The case falls into a national pattern of scams tied to time-share reselling, said Howard Nusbaum, president of the American Resort Development Association, a trade group with offices in Washington.
Similar cases have taken place in Florida and Nevada, according to the association's website.
Nusbaum said time-share business trends have provided an opportunity for scams.
"Our industry is about to turn 40 years old," he said, "and there is a generational shift in ownership."
Some owners bought their time-shares when they were in their 40s and 50s, he said.
Now they are in their 80s and 90s, ready to sell because they aren't traveling or they need the money. "As people age, their ability to discern a fraud" diminishes, he said. "People are preying on the elderly."
Nusbaum said that the market for time-shares grew steadily until September 2008. Time-share unit sales dropped by a third in one year, from more than $9 billion in 2008 to $6.3 billion in 2009. Nearly 40 percent of the sales force moved on, Nusbaum said.
Some of those people are involved in the scams, Nusbaum said, although he said he had no specific knowledge of the people involved in the VO case.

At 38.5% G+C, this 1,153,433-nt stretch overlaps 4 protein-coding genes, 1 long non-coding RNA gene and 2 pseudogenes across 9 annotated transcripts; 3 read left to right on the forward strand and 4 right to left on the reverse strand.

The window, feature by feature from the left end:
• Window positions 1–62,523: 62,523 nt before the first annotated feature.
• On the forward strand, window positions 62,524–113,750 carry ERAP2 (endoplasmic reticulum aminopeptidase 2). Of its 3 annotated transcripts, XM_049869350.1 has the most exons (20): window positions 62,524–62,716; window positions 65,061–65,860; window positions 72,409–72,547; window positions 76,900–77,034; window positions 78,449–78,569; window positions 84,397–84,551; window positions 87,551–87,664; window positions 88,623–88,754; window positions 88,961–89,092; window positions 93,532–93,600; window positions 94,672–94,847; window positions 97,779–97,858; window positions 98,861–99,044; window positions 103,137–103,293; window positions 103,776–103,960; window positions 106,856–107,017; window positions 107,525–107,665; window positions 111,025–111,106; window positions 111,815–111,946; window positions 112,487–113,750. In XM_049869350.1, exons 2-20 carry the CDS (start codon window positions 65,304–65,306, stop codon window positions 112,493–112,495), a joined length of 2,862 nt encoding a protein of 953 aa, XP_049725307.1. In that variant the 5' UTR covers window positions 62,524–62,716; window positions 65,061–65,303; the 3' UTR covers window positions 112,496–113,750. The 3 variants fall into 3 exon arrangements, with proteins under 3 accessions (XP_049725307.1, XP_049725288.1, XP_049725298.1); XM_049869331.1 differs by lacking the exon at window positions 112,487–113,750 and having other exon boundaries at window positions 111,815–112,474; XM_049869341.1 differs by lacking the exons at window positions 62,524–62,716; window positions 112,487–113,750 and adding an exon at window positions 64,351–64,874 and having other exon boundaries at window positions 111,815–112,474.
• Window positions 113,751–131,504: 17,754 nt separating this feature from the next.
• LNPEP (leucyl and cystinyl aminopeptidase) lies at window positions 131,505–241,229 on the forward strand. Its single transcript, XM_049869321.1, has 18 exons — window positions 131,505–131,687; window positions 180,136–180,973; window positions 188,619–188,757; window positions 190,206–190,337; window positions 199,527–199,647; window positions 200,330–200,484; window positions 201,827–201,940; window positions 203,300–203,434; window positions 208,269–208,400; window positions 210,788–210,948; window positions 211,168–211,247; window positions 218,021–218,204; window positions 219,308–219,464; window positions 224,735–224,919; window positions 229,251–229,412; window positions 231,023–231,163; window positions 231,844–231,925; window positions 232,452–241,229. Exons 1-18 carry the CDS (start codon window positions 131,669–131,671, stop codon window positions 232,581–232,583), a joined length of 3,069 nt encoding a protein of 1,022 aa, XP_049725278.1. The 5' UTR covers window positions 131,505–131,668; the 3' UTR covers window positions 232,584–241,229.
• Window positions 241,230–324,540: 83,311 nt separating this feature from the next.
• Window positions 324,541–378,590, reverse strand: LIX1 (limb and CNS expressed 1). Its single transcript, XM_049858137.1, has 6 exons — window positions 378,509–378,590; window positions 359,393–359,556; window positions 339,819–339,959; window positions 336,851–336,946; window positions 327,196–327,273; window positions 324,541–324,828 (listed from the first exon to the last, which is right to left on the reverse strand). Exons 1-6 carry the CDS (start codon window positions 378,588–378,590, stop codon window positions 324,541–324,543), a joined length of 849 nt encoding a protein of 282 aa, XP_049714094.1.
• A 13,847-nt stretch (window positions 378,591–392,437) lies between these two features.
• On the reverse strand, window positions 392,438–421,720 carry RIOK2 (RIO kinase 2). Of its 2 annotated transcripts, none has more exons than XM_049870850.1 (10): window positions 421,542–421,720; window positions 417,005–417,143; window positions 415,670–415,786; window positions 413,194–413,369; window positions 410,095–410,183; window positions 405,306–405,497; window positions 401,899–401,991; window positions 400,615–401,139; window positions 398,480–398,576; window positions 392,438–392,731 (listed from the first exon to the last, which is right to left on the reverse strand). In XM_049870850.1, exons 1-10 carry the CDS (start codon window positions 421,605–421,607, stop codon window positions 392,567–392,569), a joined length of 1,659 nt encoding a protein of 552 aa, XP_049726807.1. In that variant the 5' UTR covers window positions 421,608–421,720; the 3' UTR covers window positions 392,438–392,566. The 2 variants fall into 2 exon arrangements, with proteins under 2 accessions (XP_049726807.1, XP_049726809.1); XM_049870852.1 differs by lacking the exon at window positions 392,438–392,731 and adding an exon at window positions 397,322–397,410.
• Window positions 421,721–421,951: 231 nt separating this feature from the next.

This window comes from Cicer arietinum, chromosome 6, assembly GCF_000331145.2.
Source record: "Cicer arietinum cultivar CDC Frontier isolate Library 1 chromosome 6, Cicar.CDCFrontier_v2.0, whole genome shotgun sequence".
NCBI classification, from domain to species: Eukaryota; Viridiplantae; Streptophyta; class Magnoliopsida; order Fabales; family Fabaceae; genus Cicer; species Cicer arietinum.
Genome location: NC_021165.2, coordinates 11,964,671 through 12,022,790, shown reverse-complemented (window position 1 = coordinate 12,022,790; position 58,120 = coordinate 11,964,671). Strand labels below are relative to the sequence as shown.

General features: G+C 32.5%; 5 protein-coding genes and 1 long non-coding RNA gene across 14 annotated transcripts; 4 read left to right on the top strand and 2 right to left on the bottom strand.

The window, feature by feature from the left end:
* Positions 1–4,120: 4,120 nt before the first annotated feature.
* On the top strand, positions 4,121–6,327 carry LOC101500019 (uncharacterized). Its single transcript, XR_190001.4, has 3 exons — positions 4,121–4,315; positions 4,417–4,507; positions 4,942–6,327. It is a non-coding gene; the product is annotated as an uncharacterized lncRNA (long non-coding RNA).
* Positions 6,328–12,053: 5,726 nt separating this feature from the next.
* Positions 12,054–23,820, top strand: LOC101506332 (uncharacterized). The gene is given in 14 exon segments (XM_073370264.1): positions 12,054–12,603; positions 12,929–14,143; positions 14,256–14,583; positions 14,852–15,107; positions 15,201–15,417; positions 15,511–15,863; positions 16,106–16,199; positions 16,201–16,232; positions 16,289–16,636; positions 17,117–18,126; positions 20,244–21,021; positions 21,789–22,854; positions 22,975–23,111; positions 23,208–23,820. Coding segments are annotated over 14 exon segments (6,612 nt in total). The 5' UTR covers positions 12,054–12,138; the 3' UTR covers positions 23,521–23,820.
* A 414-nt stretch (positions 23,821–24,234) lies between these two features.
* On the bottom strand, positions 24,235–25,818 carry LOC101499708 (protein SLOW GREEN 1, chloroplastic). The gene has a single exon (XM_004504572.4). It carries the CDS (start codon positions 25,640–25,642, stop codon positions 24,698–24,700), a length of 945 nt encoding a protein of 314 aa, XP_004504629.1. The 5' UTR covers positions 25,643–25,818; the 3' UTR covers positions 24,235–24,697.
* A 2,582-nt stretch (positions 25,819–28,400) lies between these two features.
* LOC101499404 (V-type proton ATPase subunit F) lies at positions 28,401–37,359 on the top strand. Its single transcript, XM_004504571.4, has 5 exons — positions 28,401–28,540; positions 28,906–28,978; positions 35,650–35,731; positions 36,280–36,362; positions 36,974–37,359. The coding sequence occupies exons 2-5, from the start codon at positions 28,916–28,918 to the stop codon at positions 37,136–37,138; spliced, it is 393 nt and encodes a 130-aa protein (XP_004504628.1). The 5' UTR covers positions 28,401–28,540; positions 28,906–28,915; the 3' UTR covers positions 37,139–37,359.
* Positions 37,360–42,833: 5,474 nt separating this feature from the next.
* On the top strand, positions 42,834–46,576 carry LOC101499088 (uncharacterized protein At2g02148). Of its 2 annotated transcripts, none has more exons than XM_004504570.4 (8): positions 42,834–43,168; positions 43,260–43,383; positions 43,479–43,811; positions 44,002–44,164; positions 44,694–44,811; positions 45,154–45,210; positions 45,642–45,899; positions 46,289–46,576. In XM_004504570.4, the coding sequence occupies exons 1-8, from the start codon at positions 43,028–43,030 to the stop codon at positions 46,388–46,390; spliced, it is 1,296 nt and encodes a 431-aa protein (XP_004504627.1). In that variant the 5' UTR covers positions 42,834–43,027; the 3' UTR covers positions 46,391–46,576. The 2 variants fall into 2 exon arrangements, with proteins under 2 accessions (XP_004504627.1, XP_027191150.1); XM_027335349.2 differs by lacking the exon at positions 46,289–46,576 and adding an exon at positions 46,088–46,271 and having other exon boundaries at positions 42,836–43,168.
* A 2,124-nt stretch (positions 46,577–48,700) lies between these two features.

On Tuesday, Santore admitted that working with prepared scripts, he would lie to customers, giving them the impression that he was affiliated with a bank or lending institution and would be able to get them out of their time-share mortgage contracts.
For example, in October 2010, Santore, also known as Frank Martin, spoke with a customer identified in court as "CM."
CM had hired the VO Group to get him out of his $18,000 time-share mortgage, but was having second thoughts. CM worried that getting out of the mortgage would hurt his credit rating.
Santore, the court papers said, so "reassured" CM that instead of canceling his contract with VO, CM sent VO a check for $8,562 to resolve the mortgage even though there was nothing that VO could do to get CM out of his mortgage.
VO's owners, Adam and Ashley Lacerda, have been charged with setting up the VO conspiracy, defrauding customers of $3 million. They have pleaded not guilty.
Santore admitted causing $70,000 in losses. He also pleaded guilty to lying to the California unemployment system to collect $16,200 in benefit checks while working for VO.
He faces up to 20 years in prison, a $250,000 fine, and restitution. Sentencing is scheduled for Sept. 13.
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